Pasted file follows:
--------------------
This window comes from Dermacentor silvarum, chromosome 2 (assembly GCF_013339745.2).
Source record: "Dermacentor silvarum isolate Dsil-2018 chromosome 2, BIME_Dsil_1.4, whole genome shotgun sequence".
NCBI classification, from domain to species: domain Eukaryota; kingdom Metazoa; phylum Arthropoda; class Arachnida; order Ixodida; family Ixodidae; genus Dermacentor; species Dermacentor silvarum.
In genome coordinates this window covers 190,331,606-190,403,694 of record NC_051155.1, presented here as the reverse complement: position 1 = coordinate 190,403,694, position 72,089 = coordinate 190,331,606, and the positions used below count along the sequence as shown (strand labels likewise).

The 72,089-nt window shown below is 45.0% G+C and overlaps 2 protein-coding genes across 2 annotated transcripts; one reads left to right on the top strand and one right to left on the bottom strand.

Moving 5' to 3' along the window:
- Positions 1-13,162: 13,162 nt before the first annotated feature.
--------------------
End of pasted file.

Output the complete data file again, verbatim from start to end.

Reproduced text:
This window comes from Dermacentor silvarum, chromosome 2 (assembly GCF_013339745.2).
Source record: "Dermacentor silvarum isolate Dsil-2018 chromosome 2, BIME_Dsil_1.4, whole genome shotgun sequence".
NCBI classification, from domain to species: domain Eukaryota; kingdom Metazoa; phylum Arthropoda; class Arachnida; order Ixodida; family Ixodidae; genus Dermacentor; species Dermacentor silvarum.
In genome coordinates this window covers 190,331,606-190,403,694 of record NC_051155.1, presented here as the reverse complement: position 1 = coordinate 190,403,694, position 72,089 = coordinate 190,331,606, and the positions used below count along the sequence as shown (strand labels likewise).

The 72,089-nt window shown below is 45.0% G+C and overlaps 2 protein-coding genes across 2 annotated transcripts; one reads left to right on the top strand and one right to left on the bottom strand.

Moving 5' to 3' along the window:
- Positions 1-13,162: 13,162 nt before the first annotated feature.